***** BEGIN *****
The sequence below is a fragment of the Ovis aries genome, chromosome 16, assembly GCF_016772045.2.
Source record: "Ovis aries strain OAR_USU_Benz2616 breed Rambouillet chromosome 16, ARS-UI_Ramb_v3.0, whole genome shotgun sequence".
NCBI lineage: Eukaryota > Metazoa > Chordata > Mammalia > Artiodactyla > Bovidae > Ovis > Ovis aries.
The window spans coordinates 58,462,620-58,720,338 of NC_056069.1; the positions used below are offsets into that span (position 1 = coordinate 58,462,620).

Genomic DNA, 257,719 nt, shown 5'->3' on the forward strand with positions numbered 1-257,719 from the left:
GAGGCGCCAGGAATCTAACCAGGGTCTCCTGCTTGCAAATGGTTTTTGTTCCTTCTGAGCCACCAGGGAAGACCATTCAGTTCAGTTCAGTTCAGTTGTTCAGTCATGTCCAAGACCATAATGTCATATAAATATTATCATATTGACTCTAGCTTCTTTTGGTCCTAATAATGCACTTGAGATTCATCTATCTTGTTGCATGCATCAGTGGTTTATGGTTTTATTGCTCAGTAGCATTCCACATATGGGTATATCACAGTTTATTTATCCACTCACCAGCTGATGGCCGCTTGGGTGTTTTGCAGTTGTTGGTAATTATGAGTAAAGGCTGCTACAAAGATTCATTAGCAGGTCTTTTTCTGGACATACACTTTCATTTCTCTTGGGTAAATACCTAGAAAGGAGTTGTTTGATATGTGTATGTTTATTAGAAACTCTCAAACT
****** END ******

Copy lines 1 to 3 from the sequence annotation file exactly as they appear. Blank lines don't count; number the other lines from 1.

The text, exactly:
The sequence below is a fragment of the Ovis aries genome, chromosome 16, assembly GCF_016772045.2.
Source record: "Ovis aries strain OAR_USU_Benz2616 breed Rambouillet chromosome 16, ARS-UI_Ramb_v3.0, whole genome shotgun sequence".
NCBI lineage: Eukaryota > Metazoa > Chordata > Mammalia > Artiodactyla > Bovidae > Ovis > Ovis aries.